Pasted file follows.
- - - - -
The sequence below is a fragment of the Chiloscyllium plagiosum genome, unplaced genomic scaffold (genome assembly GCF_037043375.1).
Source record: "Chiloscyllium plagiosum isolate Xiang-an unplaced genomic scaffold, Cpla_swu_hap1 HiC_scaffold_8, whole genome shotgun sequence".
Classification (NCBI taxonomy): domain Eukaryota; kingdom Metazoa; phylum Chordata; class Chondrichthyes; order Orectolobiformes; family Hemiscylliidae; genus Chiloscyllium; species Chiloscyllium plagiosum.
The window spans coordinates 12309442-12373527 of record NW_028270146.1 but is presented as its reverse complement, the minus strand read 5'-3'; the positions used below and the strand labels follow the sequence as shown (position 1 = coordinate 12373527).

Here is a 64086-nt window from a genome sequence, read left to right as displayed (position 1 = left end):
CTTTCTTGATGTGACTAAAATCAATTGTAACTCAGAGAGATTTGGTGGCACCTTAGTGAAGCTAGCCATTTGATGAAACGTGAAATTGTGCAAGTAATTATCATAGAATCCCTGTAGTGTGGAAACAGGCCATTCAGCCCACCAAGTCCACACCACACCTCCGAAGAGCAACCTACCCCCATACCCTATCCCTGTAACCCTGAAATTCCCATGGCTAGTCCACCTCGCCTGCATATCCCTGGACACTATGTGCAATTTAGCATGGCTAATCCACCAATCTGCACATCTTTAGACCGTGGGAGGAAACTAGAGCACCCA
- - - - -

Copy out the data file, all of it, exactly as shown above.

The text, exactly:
The sequence below is a fragment of the Chiloscyllium plagiosum genome, unplaced genomic scaffold (genome assembly GCF_037043375.1).
Source record: "Chiloscyllium plagiosum isolate Xiang-an unplaced genomic scaffold, Cpla_swu_hap1 HiC_scaffold_8, whole genome shotgun sequence".
Classification (NCBI taxonomy): domain Eukaryota; kingdom Metazoa; phylum Chordata; class Chondrichthyes; order Orectolobiformes; family Hemiscylliidae; genus Chiloscyllium; species Chiloscyllium plagiosum.
The window spans coordinates 12309442-12373527 of record NW_028270146.1 but is presented as its reverse complement, the minus strand read 5'-3'; the positions used below and the strand labels follow the sequence as shown (position 1 = coordinate 12373527).

Here is a 64086-nt window from a genome sequence, read left to right as displayed (position 1 = left end):
CTTTCTTGATGTGACTAAAATCAATTGTAACTCAGAGAGATTTGGTGGCACCTTAGTGAAGCTAGCCATTTGATGAAACGTGAAATTGTGCAAGTAATTATCATAGAATCCCTGTAGTGTGGAAACAGGCCATTCAGCCCACCAAGTCCACACCACACCTCCGAAGAGCAACCTACCCCCATACCCTATCCCTGTAACCCTGAAATTCCCATGGCTAGTCCACCTCGCCTGCATATCCCTGGACACTATGTGCAATTTAGCATGGCTAATCCACCAATCTGCACATCTTTAGACCGTGGGAGGAAACTAGAGCACCCA